|System: Wii||Review Rating Legend|
|Dev: Capcom||1.0 - 1.9 = Avoid||4.0 - 4.4 = Great|
|Pub: Capcom||2.0 - 2.4 = Poor||4.5 - 4.9 = Must Buy|
|Release: Apr. 20, 2010||2.5 - 2.9 = Average||5.0 = The Best|
|Players: 1-4||3.0 - 3.4 = Fair|
|ESRB Rating: Teen||3.5 - 3.9 = Good|
As far as the combat system is concerned, Monster Hunter Tri uses a very simple mechanic where you can build on simple weapons-based attacks. There are three different control schemes: a traditional button-based system, a right-stick combat system, and a motion controlled scheme.
Although the motion controls sound the most intriguing, they just don't work. I don't even recommend trying them out, as the button mapping is awkward and swinging to attack gets old pretty quickly. Fortunately, there are two Classic Controller options, which allow you to chain together combos with the face buttons on your controller or use the right stick to fight. The only downside to the Classic Controller schemes is that you have to keep the Wii-mote close by, as you have to put it in "Pointer mode" in order to add monsters to your index. This Controller-Wii-mote shuffle feels awkward at best, and when you have a hungry monster charging towards you, it's difficult to juggle both controllers without losing half your life. Still, if you can manage this shuffle mechanic, both of the classic control schemes work very well.
The visuals in Monster Hunter Tri start off quite promising, with some pre-rendered cutscenes that featured stunning detail and fast-paced animations. However, the in-game visuals are a huge step down, and they barely resemble the pre-rendered scenes. Still, despite the huge step down, the world of Monster Hunter Tri is lush and vivid. Just don't expect too many monsters to render on-screen at once.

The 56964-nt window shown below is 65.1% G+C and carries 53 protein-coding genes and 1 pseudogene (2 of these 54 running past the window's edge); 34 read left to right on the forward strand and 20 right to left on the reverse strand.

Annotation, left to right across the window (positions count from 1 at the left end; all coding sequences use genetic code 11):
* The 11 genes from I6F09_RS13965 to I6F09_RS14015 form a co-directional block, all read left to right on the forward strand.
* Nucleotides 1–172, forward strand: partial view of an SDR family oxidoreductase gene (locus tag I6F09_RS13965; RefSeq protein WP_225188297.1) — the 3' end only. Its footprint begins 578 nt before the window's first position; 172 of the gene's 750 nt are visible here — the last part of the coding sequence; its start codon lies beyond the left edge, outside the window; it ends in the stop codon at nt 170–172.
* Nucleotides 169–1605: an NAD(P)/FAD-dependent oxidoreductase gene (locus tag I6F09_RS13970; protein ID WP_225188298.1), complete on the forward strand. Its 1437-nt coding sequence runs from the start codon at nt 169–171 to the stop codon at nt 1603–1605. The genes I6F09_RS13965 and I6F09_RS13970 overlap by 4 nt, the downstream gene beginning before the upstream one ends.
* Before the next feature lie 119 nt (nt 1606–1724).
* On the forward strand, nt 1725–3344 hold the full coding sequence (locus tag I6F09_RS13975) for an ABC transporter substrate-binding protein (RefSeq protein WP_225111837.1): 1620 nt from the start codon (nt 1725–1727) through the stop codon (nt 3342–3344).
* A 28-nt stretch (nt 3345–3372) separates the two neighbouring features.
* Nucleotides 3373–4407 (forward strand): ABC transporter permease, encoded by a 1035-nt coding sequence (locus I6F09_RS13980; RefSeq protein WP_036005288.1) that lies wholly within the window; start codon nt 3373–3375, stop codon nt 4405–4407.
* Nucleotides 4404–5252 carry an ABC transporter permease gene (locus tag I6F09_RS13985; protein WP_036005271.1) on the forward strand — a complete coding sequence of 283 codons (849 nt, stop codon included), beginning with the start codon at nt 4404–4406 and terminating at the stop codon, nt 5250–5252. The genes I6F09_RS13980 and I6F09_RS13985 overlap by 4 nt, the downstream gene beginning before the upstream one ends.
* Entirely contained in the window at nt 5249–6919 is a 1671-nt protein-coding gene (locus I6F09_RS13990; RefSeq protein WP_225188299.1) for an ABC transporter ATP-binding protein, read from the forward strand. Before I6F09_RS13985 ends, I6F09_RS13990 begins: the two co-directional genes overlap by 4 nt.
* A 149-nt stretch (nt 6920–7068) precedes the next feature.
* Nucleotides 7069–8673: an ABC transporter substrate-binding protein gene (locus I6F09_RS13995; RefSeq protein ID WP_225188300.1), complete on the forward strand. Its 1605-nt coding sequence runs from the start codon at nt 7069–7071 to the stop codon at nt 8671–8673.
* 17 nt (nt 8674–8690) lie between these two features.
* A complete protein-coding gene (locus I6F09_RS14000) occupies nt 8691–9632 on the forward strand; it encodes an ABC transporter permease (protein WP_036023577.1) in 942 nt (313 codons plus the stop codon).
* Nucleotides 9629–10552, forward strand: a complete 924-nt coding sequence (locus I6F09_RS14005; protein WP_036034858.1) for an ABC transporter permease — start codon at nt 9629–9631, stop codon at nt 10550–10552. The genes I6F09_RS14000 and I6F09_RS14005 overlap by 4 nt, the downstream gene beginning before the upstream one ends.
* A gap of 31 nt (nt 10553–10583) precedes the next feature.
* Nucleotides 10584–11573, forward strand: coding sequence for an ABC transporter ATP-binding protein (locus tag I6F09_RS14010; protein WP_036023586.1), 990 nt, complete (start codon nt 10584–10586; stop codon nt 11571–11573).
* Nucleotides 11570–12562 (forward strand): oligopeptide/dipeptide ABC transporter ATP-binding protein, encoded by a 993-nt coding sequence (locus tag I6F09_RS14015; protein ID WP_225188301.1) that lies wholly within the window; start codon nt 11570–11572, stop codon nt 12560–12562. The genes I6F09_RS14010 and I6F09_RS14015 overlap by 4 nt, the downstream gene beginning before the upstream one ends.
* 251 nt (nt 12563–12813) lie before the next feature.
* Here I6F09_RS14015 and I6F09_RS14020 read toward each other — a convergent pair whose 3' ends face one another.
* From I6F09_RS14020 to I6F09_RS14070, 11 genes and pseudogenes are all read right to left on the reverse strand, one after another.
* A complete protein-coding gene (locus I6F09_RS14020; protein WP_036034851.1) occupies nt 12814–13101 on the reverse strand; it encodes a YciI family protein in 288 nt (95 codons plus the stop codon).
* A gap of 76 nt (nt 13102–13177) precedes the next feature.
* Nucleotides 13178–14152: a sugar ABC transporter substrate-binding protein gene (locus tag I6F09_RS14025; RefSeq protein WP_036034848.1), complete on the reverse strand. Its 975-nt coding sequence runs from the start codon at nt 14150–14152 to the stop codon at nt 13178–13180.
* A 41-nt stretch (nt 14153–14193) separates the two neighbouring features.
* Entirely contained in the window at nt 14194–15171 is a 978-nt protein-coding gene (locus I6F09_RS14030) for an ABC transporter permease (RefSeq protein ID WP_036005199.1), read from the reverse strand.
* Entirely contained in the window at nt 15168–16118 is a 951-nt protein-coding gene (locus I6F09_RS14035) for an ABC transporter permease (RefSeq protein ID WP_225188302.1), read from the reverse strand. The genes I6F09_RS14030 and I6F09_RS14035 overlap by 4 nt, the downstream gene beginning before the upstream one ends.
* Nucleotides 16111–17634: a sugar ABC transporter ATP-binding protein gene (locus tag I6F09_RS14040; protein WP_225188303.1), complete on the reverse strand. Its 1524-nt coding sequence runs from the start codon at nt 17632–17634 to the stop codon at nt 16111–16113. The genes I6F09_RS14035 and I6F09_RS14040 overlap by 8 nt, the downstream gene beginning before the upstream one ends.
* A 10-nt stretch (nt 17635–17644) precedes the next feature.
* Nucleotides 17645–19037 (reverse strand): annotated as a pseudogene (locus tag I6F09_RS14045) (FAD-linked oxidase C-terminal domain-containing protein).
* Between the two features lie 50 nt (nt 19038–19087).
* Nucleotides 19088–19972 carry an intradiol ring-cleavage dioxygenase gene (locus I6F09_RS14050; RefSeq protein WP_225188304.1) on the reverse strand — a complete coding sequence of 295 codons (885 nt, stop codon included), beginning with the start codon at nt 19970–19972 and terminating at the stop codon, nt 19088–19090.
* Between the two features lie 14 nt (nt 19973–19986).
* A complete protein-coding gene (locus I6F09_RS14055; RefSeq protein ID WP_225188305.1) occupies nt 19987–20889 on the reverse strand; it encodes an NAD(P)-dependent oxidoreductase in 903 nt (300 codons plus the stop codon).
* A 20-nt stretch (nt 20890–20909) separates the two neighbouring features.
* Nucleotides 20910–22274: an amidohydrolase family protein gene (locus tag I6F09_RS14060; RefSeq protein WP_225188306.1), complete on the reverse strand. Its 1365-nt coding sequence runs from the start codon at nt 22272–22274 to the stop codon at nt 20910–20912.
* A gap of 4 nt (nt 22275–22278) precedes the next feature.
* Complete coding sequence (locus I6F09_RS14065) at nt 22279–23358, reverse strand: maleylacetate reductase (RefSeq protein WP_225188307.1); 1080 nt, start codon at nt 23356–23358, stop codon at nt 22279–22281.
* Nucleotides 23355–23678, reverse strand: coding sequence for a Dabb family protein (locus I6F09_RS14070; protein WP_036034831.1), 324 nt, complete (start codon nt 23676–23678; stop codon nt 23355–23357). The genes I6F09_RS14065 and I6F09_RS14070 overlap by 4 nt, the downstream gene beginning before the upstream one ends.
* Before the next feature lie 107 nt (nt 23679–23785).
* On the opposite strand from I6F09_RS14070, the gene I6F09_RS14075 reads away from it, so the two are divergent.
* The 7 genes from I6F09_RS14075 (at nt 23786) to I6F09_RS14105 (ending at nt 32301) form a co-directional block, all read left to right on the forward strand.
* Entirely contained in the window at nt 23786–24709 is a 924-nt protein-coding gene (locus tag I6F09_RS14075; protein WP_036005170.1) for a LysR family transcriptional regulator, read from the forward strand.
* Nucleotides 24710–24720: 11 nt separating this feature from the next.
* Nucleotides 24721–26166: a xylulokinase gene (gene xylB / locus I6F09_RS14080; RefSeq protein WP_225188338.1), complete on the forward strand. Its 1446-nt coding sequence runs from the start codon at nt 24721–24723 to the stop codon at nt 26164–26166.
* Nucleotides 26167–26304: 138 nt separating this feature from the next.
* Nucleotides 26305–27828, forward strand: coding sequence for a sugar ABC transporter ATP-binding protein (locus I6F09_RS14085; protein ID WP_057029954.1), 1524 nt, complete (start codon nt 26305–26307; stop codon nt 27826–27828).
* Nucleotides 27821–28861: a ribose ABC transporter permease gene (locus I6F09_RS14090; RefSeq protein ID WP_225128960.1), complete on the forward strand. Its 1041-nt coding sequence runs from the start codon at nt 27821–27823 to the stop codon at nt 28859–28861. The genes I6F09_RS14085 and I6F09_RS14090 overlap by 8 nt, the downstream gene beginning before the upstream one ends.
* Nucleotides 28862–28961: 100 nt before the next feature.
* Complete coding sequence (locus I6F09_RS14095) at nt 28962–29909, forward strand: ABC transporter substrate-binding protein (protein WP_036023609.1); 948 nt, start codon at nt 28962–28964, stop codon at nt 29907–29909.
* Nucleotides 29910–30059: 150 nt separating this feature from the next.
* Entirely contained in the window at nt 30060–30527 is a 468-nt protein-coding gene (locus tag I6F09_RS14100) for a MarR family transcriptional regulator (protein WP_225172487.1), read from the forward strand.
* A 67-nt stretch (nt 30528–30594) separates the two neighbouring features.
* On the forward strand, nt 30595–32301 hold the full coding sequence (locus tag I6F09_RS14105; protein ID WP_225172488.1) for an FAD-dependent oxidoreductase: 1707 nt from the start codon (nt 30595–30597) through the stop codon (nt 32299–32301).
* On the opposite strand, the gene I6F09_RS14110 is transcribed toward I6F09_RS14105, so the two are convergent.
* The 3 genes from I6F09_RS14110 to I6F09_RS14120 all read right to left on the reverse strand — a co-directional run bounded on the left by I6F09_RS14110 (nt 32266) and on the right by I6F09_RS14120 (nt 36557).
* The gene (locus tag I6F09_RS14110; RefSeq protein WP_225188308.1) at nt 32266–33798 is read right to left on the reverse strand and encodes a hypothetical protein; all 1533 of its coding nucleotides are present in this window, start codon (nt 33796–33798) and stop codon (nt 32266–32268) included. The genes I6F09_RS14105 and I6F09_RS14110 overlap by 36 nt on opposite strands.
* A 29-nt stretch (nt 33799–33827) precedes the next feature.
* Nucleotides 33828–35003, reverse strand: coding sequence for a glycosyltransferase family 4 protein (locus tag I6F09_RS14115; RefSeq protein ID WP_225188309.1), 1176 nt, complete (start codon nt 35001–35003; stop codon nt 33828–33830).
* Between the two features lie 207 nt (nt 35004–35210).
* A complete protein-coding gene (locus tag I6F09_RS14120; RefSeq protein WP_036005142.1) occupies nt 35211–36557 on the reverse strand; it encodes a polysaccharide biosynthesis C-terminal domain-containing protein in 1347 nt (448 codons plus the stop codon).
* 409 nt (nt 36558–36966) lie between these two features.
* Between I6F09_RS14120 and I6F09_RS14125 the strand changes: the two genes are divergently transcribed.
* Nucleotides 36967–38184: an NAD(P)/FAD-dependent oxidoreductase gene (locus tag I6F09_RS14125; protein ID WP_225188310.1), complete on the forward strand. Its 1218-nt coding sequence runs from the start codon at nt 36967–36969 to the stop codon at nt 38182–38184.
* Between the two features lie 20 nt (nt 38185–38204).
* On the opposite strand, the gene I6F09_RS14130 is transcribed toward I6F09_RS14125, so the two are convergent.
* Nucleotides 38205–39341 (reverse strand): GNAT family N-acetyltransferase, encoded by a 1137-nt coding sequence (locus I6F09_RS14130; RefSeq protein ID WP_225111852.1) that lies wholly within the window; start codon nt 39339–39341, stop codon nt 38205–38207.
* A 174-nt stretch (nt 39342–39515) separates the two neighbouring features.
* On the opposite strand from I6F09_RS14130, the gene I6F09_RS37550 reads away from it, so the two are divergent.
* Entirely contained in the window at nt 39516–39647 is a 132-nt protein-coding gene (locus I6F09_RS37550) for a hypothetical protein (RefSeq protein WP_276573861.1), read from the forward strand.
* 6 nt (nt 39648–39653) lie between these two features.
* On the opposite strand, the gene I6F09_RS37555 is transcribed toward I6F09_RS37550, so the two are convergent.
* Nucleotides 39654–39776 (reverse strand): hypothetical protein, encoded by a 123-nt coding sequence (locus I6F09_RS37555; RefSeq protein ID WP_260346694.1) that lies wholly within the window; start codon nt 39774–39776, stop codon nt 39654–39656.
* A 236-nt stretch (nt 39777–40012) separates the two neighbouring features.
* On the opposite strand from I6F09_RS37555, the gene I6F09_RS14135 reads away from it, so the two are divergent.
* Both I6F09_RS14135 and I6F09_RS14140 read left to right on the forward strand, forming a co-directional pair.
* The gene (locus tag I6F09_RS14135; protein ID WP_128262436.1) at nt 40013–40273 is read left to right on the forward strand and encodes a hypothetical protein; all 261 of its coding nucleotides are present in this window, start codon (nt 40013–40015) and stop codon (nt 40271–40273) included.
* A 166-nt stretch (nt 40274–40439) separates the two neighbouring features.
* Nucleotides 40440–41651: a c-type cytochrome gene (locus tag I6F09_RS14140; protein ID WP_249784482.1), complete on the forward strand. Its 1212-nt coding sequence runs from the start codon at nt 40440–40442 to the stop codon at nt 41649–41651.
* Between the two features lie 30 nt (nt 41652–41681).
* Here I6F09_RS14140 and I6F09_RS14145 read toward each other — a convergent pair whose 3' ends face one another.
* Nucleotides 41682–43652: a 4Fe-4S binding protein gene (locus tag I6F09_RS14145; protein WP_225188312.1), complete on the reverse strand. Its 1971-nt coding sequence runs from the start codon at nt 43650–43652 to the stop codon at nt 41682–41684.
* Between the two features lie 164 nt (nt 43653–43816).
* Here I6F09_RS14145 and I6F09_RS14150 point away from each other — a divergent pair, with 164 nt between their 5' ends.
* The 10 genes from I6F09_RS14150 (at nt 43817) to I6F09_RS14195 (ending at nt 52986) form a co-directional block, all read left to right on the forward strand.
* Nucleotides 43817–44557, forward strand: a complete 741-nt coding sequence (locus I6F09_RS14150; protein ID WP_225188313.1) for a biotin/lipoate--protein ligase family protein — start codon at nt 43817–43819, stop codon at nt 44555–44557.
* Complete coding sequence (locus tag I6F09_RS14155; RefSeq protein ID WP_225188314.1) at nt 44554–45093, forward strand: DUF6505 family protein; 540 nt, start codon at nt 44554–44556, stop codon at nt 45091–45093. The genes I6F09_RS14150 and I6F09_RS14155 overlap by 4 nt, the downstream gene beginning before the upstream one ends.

Monster Hunter Tri is an exhilarating game. There isn't another game on the Wii that can match it in both size and scope. Although there are still a few small issues holding this game back from perfection, if you are a fan of MMO-type games or RPGs in general, you owe it to yourself to check this one out. The single-player mode is great by itself, but the real reason to pick this game up is for the multiplayer. It is the best multiplayer available on the Wii, and it might even be the best console-based multiplayer RPG of this generation. Though the monster-based combat may not be for everyone, if you like sprawling, open-world RPGs with plenty of quests to undertake and lands to explore, Monster Hunter Tri is definitely for you.
Amanda L. Kondolojy
CCC Staff Contributor